Yesterday we drove out to Drake’s Beach, on the Point Reyes Peninsula, and the sand sculpture contest that is an annual event there on Labor Day week-end. It was overcast and a little dreary, as things tend to be out here at this time of year. But the parking lot was full, and the beach was bustling in a way that combined the paraphernalia of family outings – coolers, blankets, folding chairs – with the milling chatter of a gallery opening.
I had expected kids making sand castles with plastic shovels and buckets. Instead there were adults with sculpture tools and brushes, hunched over their work with the passionate intensity of kids. (The first time I wrote that sentence I said ”real artists” instead of “adults,” but what are they?) Some of the work was amazing. Elephants, alligators and hippos peeked from the sand as from slow rivers. Mice from the Wind in the Willowsmunched on cheese, next to a baited trap. Two feet, exquisite in detail, guarded the entrance to a walled human head.
There were castles too, with winding steps and leaning towers that had a hint of a suggestion of Dr. Seuss. And of course the mermaids. To myself, who cannot draw a car for a four year old without the back looking like the front, it was near miraculous. And what made it even more so was that all these works – these gallery-quality works – would be gone in a day or so. Nobody was getting a penny. The judging was pretty much for fun.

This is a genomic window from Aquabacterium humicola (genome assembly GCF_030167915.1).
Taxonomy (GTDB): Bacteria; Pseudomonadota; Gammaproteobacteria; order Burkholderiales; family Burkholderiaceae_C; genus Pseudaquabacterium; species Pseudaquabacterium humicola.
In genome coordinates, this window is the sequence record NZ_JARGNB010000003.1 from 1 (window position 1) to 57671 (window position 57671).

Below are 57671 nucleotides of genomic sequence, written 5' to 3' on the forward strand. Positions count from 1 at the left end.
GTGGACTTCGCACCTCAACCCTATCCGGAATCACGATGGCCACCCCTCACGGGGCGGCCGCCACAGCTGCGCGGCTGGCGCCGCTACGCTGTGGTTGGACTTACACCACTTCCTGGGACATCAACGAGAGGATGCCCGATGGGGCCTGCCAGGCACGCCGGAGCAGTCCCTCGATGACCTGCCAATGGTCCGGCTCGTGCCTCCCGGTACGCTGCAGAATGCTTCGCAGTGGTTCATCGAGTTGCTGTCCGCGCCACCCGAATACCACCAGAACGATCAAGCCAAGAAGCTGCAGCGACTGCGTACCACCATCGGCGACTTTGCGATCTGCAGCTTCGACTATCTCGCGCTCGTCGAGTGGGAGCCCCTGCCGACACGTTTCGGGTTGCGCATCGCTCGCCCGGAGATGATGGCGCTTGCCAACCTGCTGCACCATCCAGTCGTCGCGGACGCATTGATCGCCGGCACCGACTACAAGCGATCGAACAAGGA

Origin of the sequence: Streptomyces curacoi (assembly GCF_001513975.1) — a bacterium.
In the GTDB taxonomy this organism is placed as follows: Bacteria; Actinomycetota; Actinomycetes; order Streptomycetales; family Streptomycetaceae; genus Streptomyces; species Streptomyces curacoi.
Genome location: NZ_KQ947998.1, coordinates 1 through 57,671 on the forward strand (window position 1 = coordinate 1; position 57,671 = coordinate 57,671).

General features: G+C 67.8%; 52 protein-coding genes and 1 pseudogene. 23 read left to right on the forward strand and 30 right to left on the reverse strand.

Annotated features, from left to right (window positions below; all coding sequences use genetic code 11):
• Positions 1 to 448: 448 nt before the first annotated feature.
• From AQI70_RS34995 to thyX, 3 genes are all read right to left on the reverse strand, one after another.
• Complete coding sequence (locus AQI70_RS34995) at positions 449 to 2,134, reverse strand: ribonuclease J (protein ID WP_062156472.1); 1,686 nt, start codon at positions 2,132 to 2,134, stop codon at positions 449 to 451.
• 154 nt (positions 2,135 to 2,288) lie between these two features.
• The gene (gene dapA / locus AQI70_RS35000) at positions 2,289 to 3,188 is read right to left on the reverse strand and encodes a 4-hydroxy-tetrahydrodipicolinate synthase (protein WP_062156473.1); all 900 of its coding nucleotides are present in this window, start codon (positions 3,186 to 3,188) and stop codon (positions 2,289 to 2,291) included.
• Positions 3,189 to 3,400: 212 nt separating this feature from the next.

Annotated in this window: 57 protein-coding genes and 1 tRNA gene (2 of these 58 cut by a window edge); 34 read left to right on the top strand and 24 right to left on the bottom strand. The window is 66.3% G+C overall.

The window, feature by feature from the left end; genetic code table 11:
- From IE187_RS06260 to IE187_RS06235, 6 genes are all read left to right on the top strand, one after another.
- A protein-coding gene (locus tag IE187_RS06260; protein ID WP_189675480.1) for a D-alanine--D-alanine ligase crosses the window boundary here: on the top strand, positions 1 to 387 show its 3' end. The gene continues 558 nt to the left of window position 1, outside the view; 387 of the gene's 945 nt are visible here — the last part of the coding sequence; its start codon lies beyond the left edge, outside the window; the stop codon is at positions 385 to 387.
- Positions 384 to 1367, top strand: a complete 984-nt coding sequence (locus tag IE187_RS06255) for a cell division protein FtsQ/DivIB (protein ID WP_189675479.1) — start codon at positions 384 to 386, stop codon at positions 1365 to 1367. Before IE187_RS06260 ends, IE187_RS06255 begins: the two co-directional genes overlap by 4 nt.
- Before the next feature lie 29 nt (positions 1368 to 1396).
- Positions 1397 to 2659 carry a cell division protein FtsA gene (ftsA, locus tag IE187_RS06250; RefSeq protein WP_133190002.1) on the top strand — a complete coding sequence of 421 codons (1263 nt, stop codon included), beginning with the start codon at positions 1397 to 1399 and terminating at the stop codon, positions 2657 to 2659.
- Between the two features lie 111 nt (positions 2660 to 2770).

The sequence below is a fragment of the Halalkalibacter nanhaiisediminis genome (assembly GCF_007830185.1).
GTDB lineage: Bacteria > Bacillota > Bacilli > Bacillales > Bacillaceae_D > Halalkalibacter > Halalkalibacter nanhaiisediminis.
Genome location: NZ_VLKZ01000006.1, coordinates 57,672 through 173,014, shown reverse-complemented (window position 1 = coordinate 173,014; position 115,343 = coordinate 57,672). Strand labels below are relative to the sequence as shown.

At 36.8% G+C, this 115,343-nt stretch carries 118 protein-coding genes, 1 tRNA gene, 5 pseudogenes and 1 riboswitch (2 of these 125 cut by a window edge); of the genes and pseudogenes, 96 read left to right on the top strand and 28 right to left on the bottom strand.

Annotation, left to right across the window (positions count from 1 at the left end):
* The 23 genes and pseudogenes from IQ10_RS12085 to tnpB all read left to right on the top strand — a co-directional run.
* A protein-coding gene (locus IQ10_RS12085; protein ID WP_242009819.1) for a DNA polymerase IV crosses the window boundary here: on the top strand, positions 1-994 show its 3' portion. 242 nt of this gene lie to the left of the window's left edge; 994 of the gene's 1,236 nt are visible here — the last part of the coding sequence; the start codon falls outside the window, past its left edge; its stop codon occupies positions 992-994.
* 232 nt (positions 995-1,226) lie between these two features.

From sand they came, to sand they would return. Somehow this ephemerality, the knowledge that all the creativity was for nothing besides the kick of doing and sharing it, was part of the high spirits, and maybe the central part. Had these works been for sale, it wouldn’t have been the same. Corporate sponsors would have killed the spirit entirely.
Freedom is in relation to what besets us. For some in this world, the ability to sell the product of their efforts came as a form of freedom. For those of us immersed in a culture in which everything is for sale, it is when we escape the attendant atmosphere of contrivance and self-seeking that the air feels free and clean. A weight falls from our shoulders. The invisible authority called “the market” has taken a day off.